• Monday, April 22, 2024
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Business woes worsen as large scale theft deepens blackouts

The states and the blackout nation!

Large-scale theft of electrical equipment is worsening the already crippling power outages plaguing businesses across Nigeria.

Businesses, already struggling with inconsistent electricity supply, are now facing even longer blackouts due to the theft of transformers, cables, and other vital infrastructure. This surge in theft is further crippling the Nigerian economy, which relies heavily on the private sector.

“We’ve been experiencing blackouts for years, but it’s gotten much worse recently,” said Amina Abubakar, who owns a bakery in Lagos. “Last week, thieves stole the transformer for our entire neighbourhood. We were out of power for four days, and I had to throw away a whole batch of bread.”

The theft of electrical equipment is not a new problem in Nigeria, but it appears to be on the rise. Power distribution companies say they are working with law enforcement to apprehend the culprits, but many businesses are sceptical that the problem will be solved soon.

“The government needs to do more to protect our infrastructure,” Sola Olanrewaju, who manufactures clothing in Kano said on X, formally known as Twitter. “These blackouts are killing businesses. We can’t operate without power, and we can’t afford to keep replacing stolen equipment.”

The lack of reliable electricity is a major hurdle for businesses in Nigeria. It not only disrupts production but also drives up costs, as many businesses have to rely on expensive generators to keep the lights on.

Although successive administrations have attempted to address the country’s erratic power supply, significant success has not been achieved.

The Transmission Commission of Nigeria (TCN) confirmed the widespread theft and condemned it as a major setback for its already strained power grid.

The government’s electricity utility company, confirmed “The vandalism and destruction of two of its transmission towers, T377 and T378, along the Gombe–Damaturu 330kV transmission line on February 23.”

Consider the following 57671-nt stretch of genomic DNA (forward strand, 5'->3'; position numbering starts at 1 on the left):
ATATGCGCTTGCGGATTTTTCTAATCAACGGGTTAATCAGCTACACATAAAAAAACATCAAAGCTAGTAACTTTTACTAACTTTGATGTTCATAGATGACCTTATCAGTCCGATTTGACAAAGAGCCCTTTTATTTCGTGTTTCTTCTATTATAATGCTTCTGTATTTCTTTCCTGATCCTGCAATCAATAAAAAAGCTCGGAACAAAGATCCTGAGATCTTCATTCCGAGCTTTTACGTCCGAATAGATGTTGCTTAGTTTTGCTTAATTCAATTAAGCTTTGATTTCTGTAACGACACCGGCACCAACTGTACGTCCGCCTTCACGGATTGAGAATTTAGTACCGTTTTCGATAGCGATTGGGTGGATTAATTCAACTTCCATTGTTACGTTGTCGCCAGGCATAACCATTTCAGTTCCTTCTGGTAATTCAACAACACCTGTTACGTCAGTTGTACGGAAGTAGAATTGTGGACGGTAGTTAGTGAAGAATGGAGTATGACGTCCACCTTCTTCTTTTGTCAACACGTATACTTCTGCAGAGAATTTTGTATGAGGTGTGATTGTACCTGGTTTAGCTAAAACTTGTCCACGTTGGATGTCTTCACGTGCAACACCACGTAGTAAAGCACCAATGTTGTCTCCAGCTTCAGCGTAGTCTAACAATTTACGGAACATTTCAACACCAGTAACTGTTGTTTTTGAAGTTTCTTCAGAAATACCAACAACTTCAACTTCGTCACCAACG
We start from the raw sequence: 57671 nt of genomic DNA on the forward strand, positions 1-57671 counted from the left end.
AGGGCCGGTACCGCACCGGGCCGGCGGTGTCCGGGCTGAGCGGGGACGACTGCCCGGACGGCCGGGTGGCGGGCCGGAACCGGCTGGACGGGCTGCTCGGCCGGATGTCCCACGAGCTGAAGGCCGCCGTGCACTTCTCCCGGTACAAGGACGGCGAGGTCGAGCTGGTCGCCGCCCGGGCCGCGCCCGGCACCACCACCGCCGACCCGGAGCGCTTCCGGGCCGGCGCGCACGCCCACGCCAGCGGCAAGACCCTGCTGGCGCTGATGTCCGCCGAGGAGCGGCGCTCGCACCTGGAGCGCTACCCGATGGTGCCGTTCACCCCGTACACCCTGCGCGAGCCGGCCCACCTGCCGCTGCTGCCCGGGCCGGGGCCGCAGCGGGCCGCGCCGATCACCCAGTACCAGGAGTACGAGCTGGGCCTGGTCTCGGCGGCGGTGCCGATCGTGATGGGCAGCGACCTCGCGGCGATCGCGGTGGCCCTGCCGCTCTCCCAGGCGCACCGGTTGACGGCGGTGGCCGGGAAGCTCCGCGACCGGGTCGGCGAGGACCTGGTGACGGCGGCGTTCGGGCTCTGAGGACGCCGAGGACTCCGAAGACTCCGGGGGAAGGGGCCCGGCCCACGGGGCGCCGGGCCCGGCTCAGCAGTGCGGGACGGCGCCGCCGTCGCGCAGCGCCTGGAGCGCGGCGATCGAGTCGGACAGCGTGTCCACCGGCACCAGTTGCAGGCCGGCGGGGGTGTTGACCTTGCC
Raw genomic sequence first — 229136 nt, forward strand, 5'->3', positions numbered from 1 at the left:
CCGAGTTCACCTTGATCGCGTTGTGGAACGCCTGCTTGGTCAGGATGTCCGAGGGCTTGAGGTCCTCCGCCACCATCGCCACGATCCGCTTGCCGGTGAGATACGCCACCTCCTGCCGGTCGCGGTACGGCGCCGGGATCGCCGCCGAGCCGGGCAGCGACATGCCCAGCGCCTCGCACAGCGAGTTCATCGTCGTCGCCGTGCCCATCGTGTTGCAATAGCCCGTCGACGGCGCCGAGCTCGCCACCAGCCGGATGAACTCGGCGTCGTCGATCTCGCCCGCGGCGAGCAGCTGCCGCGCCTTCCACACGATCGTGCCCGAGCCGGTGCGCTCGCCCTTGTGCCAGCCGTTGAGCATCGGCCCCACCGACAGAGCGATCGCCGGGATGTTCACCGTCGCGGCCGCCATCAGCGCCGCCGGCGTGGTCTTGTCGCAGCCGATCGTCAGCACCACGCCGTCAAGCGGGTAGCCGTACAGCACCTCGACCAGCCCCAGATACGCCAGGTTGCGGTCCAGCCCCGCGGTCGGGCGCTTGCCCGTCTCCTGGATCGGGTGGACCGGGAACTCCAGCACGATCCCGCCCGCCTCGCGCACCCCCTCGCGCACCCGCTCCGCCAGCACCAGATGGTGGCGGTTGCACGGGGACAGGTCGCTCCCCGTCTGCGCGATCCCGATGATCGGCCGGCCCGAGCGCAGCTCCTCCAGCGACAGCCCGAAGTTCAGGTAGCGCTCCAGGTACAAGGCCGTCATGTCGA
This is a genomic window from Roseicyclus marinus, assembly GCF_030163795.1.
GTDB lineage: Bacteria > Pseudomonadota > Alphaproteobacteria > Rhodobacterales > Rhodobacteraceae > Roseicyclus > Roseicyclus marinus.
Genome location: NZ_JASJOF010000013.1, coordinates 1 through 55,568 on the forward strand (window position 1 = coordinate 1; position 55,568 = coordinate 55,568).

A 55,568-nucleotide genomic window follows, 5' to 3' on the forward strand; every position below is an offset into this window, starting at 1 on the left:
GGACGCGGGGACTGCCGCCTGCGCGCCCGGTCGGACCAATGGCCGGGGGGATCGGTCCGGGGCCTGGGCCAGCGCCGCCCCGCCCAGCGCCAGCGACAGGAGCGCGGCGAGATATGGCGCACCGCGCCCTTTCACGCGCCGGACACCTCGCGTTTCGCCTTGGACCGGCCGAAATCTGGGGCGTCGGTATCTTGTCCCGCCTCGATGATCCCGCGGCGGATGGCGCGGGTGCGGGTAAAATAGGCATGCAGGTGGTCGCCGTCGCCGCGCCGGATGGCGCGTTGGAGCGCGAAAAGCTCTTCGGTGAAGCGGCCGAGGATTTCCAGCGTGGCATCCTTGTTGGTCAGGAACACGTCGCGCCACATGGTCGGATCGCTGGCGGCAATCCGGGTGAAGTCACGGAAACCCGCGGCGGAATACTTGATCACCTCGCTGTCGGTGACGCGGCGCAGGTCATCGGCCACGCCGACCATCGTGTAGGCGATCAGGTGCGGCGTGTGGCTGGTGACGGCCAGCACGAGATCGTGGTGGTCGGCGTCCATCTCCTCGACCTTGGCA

“This act, perpetrated by insurgents, resulted in a load loss of approximately 5MW. “At approximately 9:35 pm yesterday, the Gombe -Damaturu 330kV transmission line experienced a trip.

“Following initial checks, TCN engineers from the Bauchi regional office attempted the restoration of the line. “But it tripped again, prompting the dispatch of TCN’s linesmen and security operatives to trace the fault.

“The team, then discovered the two collapsed towers, T377 and T378,” said TCN on 25 February. TCN then arranged to temporarily supply electricity to Damaturu from the Potiskum Transmission Substation.

“Meanwhile, arrangements are underway to mobilise contractors that will re-erect the vandalised transmission towers and restring the 330kV line affected by the incident.”

On 3 February TCN reported that its tower number 388 along the Jos-Bauchi, 132kV Single Circuit transmission Line was vandalised, resulting in its collapse.

“The incident, suspected to have occurred on the first of February, 2024, at about 10:20PM, led to a power outage in Yobe and Borno States.”

The police’s anti-bomb squad and the Department of State Services (DSS) accompanied the TCN line crew to the site.

“Upon inspection, the team uncovered remnants of detonated explosives by vandals by the tower legs, which had exploded and caused the tower to collapse.

“This incident mirrors a recent and similar act on December 21, 2023, which brought down towers T372 and T373 along the Gombe-Damaturu 330kV Single Circuit transmission line.”

A security operative was killed and it affected power supply in the same Yobe and Borno States.

“The line and towers from the December incident were fully reconstructed and energised on 2nd February 2024,” said TCN.

Last year vandals destroyed 109 transmission towers over nine months across Nigeria, a TCN report showed.

Nigeria’s Electricity Connectivity Challenge

In December, the World Bank said that access to electricity is “a significant challenge in Nigeria”, with more than 85 million people living without it as of 2021.

Utility Bidder, a UK-based company that monitors business electricity consumption, said firms in Nigeria experience almost 33 power outages a month.

This equated to around 394 a year – the third highest of any country on the list. Nigeria ranked the highest on the list of African countries.

“Widespread blackouts have become common in Nigeria as their national electricity grid supply is unreliable,” said Utility Bidder.

Papua New Guinea, with 503, experiences more business-related power outages than any other country on the list, followed by Yemen with 466 power outages per year across firms.